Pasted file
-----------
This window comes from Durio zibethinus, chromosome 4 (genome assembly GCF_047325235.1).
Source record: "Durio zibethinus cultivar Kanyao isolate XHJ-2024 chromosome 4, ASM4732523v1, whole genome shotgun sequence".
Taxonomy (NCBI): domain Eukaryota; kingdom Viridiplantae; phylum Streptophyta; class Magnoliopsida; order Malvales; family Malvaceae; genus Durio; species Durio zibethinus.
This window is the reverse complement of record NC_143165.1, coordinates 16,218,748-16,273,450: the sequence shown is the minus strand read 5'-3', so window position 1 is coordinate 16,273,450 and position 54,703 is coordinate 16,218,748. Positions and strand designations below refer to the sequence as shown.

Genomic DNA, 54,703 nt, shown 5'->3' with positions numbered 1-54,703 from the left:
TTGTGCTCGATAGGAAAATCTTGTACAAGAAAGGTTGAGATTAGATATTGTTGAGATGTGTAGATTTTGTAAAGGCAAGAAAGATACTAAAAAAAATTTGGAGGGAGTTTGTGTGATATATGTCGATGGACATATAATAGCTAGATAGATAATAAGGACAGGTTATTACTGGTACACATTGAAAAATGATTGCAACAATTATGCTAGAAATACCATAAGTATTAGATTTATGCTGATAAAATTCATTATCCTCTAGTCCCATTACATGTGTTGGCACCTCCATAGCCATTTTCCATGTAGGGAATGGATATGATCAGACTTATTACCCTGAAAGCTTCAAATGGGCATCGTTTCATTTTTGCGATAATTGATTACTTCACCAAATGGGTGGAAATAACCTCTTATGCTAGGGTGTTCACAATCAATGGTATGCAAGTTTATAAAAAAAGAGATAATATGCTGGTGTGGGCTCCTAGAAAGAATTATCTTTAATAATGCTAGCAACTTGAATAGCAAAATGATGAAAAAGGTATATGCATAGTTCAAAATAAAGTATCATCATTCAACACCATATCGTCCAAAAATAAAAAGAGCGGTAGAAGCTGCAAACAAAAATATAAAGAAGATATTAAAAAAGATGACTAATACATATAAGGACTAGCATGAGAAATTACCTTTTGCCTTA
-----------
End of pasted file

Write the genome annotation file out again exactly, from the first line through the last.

This window comes from Durio zibethinus, chromosome 4 (genome assembly GCF_047325235.1).
Source record: "Durio zibethinus cultivar Kanyao isolate XHJ-2024 chromosome 4, ASM4732523v1, whole genome shotgun sequence".
Taxonomy (NCBI): domain Eukaryota; kingdom Viridiplantae; phylum Streptophyta; class Magnoliopsida; order Malvales; family Malvaceae; genus Durio; species Durio zibethinus.
This window is the reverse complement of record NC_143165.1, coordinates 16,218,748-16,273,450: the sequence shown is the minus strand read 5'-3', so window position 1 is coordinate 16,273,450 and position 54,703 is coordinate 16,218,748. Positions and strand designations below refer to the sequence as shown.

Genomic DNA, 54,703 nt, shown 5'->3' with positions numbered 1-54,703 from the left:
TTGTGCTCGATAGGAAAATCTTGTACAAGAAAGGTTGAGATTAGATATTGTTGAGATGTGTAGATTTTGTAAAGGCAAGAAAGATACTAAAAAAAATTTGGAGGGAGTTTGTGTGATATATGTCGATGGACATATAATAGCTAGATAGATAATAAGGACAGGTTATTACTGGTACACATTGAAAAATGATTGCAACAATTATGCTAGAAATACCATAAGTATTAGATTTATGCTGATAAAATTCATTATCCTCTAGTCCCATTACATGTGTTGGCACCTCCATAGCCATTTTCCATGTAGGGAATGGATATGATCAGACTTATTACCCTGAAAGCTTCAAATGGGCATCGTTTCATTTTTGCGATAATTGATTACTTCACCAAATGGGTGGAAATAACCTCTTATGCTAGGGTGTTCACAATCAATGGTATGCAAGTTTATAAAAAAAGAGATAATATGCTGGTGTGGGCTCCTAGAAAGAATTATCTTTAATAATGCTAGCAACTTGAATAGCAAAATGATGAAAAAGGTATATGCATAGTTCAAAATAAAGTATCATCATTCAACACCATATCGTCCAAAAATAAAAAGAGCGGTAGAAGCTGCAAACAAAAATATAAAGAAGATATTAAAAAAGATGACTAATACATATAAGGACTAGCATGAGAAATTACCTTTTGCCTTA